I’ve always loved mythology and can’t believe I didn’t read this one earlier. This is a great starter book for someone just curious about myths. I enjoyed returning to all the old favorites from Greek and Norse mythology & while also hearing some from other cultures that were new to me. I liked how he mentions specific poems and other famous pieces that use mythology as a reference point. I don’t think I’ll ever tire of reading about Greek mythology.
bookworm12 | Hi ha 26 ressenyes més | May 20, 2024 |
I read the abridged version. I discovered that I have the hardcover full editions of both the [Bulfinch's Mythology] and [The Age of Fable]. The main differences are in "The Age of Fable". A complete section of the Welsh stories has been cut out of the abridged edition. So far, those comprise more stories of Arthur and his Knights. I haven't done a close study of the original mythology, but the man who did the abridgement said that the only thing he left out of it was some of the Victorian poetry which Bulfinch had used to show how modern folks have used the tales. He left in poetry from the more famous poets.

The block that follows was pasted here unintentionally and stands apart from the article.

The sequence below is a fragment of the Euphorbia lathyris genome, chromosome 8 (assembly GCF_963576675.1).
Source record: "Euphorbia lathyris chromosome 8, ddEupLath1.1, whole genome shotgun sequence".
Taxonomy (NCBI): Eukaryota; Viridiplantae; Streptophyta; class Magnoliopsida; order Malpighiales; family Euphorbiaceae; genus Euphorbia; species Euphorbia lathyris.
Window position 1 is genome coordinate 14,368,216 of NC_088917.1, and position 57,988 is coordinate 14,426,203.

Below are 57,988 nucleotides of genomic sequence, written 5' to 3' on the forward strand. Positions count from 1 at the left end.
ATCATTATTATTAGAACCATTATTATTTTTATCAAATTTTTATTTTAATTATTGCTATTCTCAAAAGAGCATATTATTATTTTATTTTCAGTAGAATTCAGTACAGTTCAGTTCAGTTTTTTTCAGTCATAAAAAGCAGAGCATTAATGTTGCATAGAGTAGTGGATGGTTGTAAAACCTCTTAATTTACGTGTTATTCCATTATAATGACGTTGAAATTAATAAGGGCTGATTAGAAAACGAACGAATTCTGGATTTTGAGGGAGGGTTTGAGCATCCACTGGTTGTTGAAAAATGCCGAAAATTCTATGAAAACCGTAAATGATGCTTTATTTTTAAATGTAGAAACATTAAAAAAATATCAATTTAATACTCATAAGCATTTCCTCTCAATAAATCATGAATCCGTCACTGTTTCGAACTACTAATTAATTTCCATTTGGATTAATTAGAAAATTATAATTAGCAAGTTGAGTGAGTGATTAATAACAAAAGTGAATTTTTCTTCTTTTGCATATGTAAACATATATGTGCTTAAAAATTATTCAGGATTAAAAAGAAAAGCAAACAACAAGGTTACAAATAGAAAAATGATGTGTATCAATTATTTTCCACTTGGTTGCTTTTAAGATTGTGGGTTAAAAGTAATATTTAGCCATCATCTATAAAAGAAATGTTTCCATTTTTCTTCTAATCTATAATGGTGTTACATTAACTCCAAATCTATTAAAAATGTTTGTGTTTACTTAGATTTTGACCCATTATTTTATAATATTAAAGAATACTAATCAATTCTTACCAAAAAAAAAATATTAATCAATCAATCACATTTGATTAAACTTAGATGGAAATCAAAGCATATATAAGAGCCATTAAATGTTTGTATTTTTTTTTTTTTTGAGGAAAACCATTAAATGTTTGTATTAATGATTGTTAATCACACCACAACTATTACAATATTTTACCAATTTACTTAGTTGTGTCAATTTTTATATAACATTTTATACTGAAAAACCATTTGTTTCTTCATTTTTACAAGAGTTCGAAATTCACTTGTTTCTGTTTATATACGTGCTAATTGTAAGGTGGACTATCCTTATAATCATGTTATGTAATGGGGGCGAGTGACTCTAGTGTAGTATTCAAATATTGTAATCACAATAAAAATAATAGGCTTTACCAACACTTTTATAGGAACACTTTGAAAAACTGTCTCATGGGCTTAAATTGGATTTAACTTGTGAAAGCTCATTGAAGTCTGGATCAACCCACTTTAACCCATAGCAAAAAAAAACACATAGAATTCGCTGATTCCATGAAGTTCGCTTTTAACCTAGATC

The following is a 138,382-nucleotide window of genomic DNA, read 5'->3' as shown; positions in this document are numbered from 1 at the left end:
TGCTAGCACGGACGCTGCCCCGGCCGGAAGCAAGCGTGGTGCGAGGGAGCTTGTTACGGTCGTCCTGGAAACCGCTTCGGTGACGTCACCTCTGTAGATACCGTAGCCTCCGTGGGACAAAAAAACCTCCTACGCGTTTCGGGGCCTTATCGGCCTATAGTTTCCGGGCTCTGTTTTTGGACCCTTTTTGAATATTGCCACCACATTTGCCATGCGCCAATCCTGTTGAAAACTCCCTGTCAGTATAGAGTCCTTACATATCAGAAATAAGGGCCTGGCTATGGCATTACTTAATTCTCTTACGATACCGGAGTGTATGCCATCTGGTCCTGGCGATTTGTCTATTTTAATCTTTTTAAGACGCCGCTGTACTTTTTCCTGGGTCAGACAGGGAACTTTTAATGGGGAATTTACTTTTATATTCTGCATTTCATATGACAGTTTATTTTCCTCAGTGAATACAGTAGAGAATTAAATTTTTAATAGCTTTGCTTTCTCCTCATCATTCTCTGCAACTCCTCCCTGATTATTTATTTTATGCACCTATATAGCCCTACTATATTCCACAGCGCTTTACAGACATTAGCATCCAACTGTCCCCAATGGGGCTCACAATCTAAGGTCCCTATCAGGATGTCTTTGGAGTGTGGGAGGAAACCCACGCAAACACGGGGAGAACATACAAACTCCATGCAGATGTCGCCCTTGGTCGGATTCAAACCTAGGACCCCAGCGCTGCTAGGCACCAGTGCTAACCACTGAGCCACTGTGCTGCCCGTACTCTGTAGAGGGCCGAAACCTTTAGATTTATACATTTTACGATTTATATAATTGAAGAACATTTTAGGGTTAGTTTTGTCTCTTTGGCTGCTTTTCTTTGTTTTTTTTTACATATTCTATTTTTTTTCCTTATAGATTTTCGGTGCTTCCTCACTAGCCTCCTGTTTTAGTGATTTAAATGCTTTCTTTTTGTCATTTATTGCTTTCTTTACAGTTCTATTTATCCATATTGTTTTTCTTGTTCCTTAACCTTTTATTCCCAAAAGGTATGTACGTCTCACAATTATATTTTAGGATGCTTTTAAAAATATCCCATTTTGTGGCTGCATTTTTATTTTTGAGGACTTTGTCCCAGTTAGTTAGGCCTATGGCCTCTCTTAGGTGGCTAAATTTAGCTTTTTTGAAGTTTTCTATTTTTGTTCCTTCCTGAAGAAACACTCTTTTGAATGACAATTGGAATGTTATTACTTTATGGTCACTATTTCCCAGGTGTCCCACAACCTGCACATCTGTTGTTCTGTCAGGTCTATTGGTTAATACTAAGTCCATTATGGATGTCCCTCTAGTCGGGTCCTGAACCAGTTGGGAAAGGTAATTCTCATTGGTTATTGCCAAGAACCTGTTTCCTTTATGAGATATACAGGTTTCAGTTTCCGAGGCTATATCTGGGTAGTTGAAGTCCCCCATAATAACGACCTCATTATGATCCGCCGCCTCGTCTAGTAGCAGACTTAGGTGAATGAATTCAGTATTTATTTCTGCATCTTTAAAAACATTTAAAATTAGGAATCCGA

I enjoyed reading this tremendously. It connected many dots for me of classical readings I have done from Dante to Tolkien, and in many less famous readings as well.

I am going through my hardcover full editions and reading the bits which were missing from the abridgement. I probably won't keep the paperback, since I have the full editions, but I would recommend it to anyone who wanted a reference and didn't want to take up so much room on their shelves.
… (més)
MrsLee | Hi ha 5 ressenyes més | Sep 1, 2023 |